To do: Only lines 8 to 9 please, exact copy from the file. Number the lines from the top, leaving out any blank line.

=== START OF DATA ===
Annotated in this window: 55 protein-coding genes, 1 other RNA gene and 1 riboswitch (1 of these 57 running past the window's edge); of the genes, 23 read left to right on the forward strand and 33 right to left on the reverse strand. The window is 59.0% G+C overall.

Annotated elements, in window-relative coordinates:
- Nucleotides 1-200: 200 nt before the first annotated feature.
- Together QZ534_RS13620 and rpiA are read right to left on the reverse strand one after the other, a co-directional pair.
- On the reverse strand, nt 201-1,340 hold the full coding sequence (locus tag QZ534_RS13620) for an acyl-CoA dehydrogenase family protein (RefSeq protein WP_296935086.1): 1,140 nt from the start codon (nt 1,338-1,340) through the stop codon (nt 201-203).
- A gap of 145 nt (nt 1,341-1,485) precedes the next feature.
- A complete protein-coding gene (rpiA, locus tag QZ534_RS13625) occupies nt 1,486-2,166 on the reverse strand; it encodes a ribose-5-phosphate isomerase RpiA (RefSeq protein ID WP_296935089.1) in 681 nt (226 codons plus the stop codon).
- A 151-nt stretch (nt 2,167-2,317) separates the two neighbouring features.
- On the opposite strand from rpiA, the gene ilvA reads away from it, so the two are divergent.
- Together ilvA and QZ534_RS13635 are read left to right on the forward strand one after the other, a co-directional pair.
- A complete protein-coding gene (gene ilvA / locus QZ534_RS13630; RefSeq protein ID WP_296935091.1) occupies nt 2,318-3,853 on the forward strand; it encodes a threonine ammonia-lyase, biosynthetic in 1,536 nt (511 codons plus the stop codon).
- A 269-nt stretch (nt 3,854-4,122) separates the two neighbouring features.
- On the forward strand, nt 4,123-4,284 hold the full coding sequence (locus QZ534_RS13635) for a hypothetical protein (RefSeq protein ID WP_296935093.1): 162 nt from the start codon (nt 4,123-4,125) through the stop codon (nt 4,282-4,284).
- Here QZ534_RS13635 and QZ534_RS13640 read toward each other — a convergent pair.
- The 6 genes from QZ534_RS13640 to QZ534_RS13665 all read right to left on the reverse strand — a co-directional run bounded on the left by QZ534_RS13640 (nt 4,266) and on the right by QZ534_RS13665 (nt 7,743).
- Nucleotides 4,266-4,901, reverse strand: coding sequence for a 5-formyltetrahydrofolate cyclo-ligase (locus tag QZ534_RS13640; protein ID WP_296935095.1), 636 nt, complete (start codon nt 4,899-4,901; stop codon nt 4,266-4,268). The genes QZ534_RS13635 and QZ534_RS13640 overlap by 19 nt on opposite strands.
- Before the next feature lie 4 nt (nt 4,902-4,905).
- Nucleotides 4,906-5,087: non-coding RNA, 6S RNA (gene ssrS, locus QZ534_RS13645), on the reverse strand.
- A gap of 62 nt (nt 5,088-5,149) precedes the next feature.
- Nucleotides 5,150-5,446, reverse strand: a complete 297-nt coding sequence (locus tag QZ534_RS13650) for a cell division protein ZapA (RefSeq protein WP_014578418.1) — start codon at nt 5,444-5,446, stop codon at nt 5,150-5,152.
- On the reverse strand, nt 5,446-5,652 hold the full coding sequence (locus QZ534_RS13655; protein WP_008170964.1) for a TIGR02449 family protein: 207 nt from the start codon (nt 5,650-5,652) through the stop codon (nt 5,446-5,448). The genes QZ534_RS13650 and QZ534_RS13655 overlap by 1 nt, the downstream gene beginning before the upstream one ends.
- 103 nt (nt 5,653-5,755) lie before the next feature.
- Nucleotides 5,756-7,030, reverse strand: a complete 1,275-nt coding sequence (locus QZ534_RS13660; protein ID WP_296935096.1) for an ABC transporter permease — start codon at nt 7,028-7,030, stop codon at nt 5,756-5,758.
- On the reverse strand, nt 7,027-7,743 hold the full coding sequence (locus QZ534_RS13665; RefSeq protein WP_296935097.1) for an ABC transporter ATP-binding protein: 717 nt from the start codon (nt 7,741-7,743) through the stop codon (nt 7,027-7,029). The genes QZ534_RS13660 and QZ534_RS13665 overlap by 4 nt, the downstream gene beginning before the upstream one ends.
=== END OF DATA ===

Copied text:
- A 151-nt stretch (nt 2,167-2,317) separates the two neighbouring features.
- On the opposite strand from rpiA, the gene ilvA reads away from it, so the two are divergent.